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Brazilian Dental Journal

Print version ISSN 0103-6440On-line version ISSN 1806-4760

Braz. Dent. J. vol.17 no.4 Ribeirão Preto  2006 

Adapted version of the mcgill pain questionnaire to Brazilian Portuguese



Fernando Kurita Varoli; Vinícius Pedrazzi

Department of Dental Materials and Prosthodontics, School of Dentistry of Ribeirão Preto, University of São Paulo, Ribeirão Preto, SP, Brazil





The purpose of this study was to the present a translated version of the McGill Pain Questionnaire to Brazilian Portuguese that adapted the original pain descriptors according to the Brazilian culture, aiming at its scientific validation. Initially, the original questionnaire was translated by 3 legally recognized translators fluent in English and in Brazilian Portuguese. The translations were meticulously assessed by 5 health professionals (3 dentists, 1 physician and 1 medical student) who were asked to choose the best translation for each pain descriptor of the original questionnaire in English. The resulting questionnaire was applied to 80 subjects (20 professors, 20 dental students, 20 employees and 20 patients, all related to the School of Dentistry of Ribeirão Preto, University of São Paulo). After some adjustments to improve the understanding of the pain descriptors, an adaptation of the intensity values of each pain descriptor was done by 20 postgraduate dental students and 20 undergraduate dental students, who were asked to record, for each word, the pain intensity value based on their personal opinion. In addition, they were asked to fill out the final version of the questionnaire to identify any doubts. The McGill Pain Questionnaire proved to be a very useful tool for measuring pain, and its version in Brazilian Portuguese was validated to be used as an important diagnostic resource.

Key words: pain measurement, McGill Pain Questionnaire, Brazilian Portuguese, cross-cultural adaptation.


O objetivo deste estudo foi traduzir e adaptar o McGill Pain Questionnaire para a Língua Portuguesa falada no Brasil, visando sua validação científica. Inicialmente o questionário original foi traduzido por três tradutores juramentados, fluentes em Inglês e Português falado no Brasil. Estas três traduções foram meticulosamente analisadas por cinco profissionais da saúde (três cirurgiões-dentistas, um médico e um estudante de medicina), que selecionaram para cada descritor de dor, a tradução que melhor correspondia com o termo original em Inglês. O questionário resultante foi então aplicado a 80 sujeitos (20 professores, 20 graduandos, 20 funcionários e 20 pacientes, todos ligados à Faculdade de Odontologia de Ribeirão Preto - USP). Após adaptações visando um melhor entendimento dos descritores de dor, uma adaptação dos valores de intensidade de cada descritor de dor foi feita por 20 pós-graduandos e 20 graduandos em Odontologia, os quais foram solicitados a registrar a intensidade da dor para cada um dos descritores, com base na sua opinião pessoal. Além disso, eles preencheram a versão final do questionário traduzido a fim de identificar a persistência de possíveis dúvidas. O McGill Pain Questionnaire se mostrou um instrumento bastante útil na mensuração da dor, e a sua tradução e adaptação o tornou válido para sua utilização como instrumento de mensuração da dor em Português.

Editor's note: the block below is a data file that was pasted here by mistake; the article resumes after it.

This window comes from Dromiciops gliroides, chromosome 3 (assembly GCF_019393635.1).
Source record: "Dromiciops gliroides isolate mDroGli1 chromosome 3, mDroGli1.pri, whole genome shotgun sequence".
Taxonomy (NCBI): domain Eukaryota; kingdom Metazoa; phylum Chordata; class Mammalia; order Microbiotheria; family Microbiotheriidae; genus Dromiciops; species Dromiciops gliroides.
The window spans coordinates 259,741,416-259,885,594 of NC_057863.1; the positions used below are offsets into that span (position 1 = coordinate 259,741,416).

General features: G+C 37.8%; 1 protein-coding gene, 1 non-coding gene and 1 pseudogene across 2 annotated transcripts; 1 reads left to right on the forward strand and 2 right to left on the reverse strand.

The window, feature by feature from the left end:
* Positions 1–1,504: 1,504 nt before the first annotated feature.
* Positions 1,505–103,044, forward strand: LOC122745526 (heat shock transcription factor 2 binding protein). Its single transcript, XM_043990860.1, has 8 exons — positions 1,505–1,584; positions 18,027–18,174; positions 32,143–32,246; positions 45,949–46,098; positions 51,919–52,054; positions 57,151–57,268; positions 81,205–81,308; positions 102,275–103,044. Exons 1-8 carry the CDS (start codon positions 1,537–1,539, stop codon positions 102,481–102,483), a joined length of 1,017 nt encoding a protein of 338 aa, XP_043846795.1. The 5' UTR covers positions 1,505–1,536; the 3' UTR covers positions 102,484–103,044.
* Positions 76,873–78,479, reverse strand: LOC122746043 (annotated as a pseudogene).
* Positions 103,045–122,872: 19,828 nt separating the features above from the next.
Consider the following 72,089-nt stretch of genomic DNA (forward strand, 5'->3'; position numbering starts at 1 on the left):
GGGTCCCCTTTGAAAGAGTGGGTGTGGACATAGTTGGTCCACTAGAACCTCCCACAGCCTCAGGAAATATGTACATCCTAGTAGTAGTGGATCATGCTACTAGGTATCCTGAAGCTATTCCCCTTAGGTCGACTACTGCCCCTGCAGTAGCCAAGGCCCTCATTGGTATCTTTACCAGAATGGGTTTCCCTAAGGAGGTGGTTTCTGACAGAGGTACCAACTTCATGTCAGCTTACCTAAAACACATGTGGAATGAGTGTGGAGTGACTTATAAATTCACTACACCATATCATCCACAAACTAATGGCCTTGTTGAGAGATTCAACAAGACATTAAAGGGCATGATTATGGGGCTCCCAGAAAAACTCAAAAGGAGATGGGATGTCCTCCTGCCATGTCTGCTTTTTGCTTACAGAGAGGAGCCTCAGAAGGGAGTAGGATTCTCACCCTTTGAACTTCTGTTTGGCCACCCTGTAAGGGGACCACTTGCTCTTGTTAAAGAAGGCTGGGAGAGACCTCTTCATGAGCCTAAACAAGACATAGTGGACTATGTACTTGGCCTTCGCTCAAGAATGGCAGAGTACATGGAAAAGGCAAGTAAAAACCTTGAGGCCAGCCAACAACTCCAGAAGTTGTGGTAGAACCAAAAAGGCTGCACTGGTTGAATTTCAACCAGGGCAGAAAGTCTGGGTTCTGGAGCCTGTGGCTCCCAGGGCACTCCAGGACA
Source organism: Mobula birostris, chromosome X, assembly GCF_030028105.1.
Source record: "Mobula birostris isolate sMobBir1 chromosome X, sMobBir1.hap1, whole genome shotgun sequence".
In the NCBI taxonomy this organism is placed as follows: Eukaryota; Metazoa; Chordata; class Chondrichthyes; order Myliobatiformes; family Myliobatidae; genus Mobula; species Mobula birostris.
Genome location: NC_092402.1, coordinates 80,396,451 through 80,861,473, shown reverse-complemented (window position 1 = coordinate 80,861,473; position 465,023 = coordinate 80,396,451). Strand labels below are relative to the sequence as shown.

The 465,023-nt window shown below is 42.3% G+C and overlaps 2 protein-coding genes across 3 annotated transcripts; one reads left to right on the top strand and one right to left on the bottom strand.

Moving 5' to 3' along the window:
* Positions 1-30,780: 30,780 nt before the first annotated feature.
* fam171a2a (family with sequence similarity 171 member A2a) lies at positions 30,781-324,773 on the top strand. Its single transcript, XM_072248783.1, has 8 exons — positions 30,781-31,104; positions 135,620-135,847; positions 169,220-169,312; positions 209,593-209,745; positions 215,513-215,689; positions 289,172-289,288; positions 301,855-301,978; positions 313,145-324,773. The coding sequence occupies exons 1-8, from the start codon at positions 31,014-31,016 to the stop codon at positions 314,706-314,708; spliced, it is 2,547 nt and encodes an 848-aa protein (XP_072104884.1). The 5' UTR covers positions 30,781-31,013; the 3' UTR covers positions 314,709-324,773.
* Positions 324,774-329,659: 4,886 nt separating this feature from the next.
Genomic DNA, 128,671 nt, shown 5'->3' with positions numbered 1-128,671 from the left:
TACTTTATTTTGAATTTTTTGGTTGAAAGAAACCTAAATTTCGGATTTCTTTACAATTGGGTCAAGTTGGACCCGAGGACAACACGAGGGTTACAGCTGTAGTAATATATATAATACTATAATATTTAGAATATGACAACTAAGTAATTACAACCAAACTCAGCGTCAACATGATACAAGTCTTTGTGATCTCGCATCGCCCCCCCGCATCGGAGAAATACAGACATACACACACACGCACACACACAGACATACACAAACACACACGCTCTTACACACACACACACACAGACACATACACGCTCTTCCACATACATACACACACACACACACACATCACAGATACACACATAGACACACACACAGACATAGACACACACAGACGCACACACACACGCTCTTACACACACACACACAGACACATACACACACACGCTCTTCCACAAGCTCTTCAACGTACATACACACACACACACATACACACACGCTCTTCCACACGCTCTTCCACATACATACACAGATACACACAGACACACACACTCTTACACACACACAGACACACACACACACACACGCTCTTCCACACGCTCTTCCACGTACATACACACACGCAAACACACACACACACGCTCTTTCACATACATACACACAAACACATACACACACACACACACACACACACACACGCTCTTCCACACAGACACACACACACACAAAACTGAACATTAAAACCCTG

The word "pain" is defined as "an unpleasant sensorial and emotional experience associated with actual or potential tissue damage or described in terms of such damage" (1). Therefore, pain is not just sensations perceived by sensorial organs because it also affects the person's emotional, social, family, professional and physical skills (2). Pain relief is certainly one of the main reasons that lead people seek medical treatment (3). Nearly 60% of the Brazilian population suffers from chronic pain (4), which is a persistent pain that has been present for 6 months or more (5). This kind of pain appears in different ways, ranging from a discomfort that manifests occasionally to an unbearable, constant and irritating pain that interfere with one's mood, sleep quality, working activity and appetite (4).

Pain measurement in human beings is essential to assess pain control methods. However, quantifying the pain has been a problem for investigators and clinicians because several tools have found great difficulties in performing a correct assessment (6,7).

Currently, it became clear that the word "pain" is related to a variety of sensorial qualities categorized in a same linguistic label, and not a unique and specific sensation that varies just in intensity. Although studies regarding clinical pain are quite important, severe limitations have been imposed by the available measurement tools because they assess pain as a specific sensorial quality that varies only in intensity (6).